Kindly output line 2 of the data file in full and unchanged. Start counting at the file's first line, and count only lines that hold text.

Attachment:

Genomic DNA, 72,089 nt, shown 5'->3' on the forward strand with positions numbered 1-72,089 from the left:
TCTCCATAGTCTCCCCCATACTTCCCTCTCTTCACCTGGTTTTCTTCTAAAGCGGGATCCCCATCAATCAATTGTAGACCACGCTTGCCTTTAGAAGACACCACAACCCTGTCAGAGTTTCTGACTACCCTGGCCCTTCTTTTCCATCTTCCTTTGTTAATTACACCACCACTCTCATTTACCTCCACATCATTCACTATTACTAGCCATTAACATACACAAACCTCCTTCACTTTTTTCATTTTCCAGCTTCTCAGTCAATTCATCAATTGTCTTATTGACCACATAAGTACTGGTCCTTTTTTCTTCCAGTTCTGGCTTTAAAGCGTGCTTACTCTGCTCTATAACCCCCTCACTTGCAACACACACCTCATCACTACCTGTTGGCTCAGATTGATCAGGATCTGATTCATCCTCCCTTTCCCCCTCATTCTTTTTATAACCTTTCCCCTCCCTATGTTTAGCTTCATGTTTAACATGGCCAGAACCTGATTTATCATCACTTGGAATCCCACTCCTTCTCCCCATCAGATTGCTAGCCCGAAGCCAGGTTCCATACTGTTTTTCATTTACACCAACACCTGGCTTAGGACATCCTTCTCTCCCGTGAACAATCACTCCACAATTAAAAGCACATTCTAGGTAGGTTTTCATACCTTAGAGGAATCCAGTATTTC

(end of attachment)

TCTCCATAGTCTCCCCCATACTTCCCTCTCTTCACCTGGTTTTCTTCTAAAGCGGGATCCCCATCAATCAATTGTAGACCACGCTTGCCTTTAGAAGACACCACAACCCTGTCAGAGTTTCTGACTACCCTGGCCCTTCTTTTCCATCTTCCTTTGTTAATTACACCACCACTCTCATTTACCTCCACATCATTCACTATTACTAGCCATTAACATACACAAACCTCCTTCACTTTTTTCATTTTCCAGCTTCTCAGTCAATTCATCAATTGTCTTATTGACCACATAAGTACTGGTCCTTTTTTCTTCCAGTTCTGGCTTTAAAGCGTGCTTACTCTGCTCTATAACCCCCTCACTTGCAACACACACCTCATCACTACCTGTTGGCTCAGATTGATCAGGATCTGATTCATCCTCCCTTTCCCCCTCATTCTTTTTATAACCTTTCCCCTCCCTATGTTTAGCTTCATGTTTAACATGGCCAGAACCTGATTTATCATCACTTGGAATCCCACTCCTTCTCCCCATCAGATTGCTAGCCCGAAGCCAGGTTCCATACTGTTTTTCATTTACACCAACACCTGGCTTAGGACATCCTTCTCTCCCGTGAACAATCACTCCACAATTAAAAGCACATTCTAGGTAGGTTTTCATACCTTAGAGGAATCCAGTATTTC